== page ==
In the three weeks I've trolled the site, I didn’t witness anything quite so dramatic—though I suppose the potential is there at any moment. It feels a bit like walking through a bad neighborhood—one where if you break some custom you're unaware of, you could get hurt. As I perused the porn, the 30-word manifestos against American hegemony (filled with misspellings), the flame wars between gamers about the superiority of one console over the other, I got the overwhelming sense that I had landed in the Internet's equivalent of the parking lot behind a 7-Eleven. Gamers, geeks, and losers who had nothing better to do than post stills from videogames with obnoxious or occasionally witty inside jokes.
But all along, as I took my notes, and considered asking some pointed questions, I actually started to wonder what might happen to the security of my own email account and Web site if I said the wrong thing, insulted the wrong /b/rother, or inflamed the wrong posse. And in that sense it felt like the old Internet again—the unpredictable, interactive, and highly anonymous medium through which anyone from anywhere could wage an attack. Here, the Justice Squad of Net vigilantes sits between battles, awaiting the next affront to digital anarchy. I decided to touch nothing, in the hope that nothing would touch me.
Then, just yesterday, I scrolled by something I had never seen in all my 20-some-odd years online: genuine child porn. Someone had posted the unmistakably clear image of two pubescent boys engaged in oral sex. Not fake Russian teenagers or young-looking models, but kids. It hit me harder and deeper than I thought it would. Not just the image, which set off its own chain of emotions in me as a parent, but the fact that this contraband was now in my cache, on my hard drive somewhere. I had visions of Pete Townsend getting carted off by the cops for "researching" child porn.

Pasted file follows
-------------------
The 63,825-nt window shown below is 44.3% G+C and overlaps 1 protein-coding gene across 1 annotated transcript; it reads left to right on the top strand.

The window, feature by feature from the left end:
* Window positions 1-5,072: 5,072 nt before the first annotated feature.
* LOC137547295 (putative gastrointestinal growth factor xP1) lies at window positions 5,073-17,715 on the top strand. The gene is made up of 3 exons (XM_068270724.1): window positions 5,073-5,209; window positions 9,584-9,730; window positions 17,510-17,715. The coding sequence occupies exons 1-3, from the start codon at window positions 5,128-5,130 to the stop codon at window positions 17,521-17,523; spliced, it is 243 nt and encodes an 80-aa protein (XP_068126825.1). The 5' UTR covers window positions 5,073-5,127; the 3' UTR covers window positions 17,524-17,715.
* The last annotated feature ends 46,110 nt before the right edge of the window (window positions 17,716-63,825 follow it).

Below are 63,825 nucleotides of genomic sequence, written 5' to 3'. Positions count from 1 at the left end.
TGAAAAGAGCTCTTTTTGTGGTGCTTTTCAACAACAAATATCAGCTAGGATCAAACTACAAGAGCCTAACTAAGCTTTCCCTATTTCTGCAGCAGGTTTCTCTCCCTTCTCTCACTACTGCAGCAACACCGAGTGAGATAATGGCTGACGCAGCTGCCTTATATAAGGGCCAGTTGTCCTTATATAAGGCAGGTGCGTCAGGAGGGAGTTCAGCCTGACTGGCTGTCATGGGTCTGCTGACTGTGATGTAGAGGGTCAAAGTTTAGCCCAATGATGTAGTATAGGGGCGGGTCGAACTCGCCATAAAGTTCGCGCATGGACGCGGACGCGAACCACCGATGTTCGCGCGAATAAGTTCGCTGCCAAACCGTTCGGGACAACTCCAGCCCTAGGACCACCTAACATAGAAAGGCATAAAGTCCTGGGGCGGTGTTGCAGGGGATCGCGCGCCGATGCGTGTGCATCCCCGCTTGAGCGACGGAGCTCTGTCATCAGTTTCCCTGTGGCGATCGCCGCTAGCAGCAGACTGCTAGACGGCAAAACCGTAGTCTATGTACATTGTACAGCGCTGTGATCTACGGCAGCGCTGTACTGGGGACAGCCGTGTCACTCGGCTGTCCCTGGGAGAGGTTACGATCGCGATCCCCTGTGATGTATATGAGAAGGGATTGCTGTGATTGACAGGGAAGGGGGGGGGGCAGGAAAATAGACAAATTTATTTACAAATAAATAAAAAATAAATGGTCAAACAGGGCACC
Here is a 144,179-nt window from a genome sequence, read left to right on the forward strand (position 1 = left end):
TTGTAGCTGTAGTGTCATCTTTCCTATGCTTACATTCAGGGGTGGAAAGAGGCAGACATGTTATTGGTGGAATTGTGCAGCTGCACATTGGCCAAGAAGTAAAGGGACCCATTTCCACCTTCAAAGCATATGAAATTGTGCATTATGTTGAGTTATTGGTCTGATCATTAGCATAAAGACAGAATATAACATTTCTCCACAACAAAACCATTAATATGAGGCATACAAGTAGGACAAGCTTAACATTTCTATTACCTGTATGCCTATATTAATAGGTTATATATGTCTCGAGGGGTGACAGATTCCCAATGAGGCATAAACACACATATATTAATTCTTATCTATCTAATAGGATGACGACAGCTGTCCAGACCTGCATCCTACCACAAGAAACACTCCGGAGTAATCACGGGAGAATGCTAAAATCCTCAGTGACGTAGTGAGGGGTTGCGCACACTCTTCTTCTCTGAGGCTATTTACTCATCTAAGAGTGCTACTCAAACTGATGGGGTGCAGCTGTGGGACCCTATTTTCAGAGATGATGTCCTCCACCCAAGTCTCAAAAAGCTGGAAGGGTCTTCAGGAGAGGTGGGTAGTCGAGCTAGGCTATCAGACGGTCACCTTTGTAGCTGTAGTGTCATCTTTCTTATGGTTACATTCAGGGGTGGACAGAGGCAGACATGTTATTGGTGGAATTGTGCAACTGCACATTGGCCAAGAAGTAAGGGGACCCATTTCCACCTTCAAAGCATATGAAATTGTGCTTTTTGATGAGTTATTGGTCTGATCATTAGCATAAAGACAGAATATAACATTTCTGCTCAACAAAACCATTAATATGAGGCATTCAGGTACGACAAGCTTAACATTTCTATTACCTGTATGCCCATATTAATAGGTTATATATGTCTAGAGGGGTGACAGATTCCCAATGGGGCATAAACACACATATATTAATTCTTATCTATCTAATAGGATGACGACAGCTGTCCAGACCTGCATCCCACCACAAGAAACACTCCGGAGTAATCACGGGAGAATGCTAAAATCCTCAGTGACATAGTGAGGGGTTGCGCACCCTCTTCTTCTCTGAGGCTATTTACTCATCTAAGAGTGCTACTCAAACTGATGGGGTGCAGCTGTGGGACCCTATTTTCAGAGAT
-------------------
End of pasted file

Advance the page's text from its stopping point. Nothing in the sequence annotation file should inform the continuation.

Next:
So I was infected, after all. Not just by an indecent, illegal image, but by indecency and illegality itself.
And, on a certain level, except for that disgusting child porn, it was a relief. Most of these posts are intended to prove something: that the Internet is still incapable of being completely controlled. It was as crude as AT&T simply unplugging 4Chan for messing up its servers, but almost equally powerful—at least to me, scrolling a Web site from the safety of my home at two in the morning.
There is still an "element" online willing to take the time, energy, and risk to piss on the virtual street, spray paint on a virtual building, or gang up on a real person or institute they consider a threat. You may not want to engage with this element directly, or even indirectly. But no matter how far from the Internet's wild, anarchic origins we get—no matter how much the Web starts to look and act like a copy-protecting iTunes nightmare—they're still out there. Waiting.
Douglas Rushkoff, a professor of media studies at The New School University and producer and correspondent for the PBS Frontline Digital Nation project, is the author of numerous books, including Cyberia, ScreenAgers, Media Virus , and, most recently, Life Inc., released this month by Random House.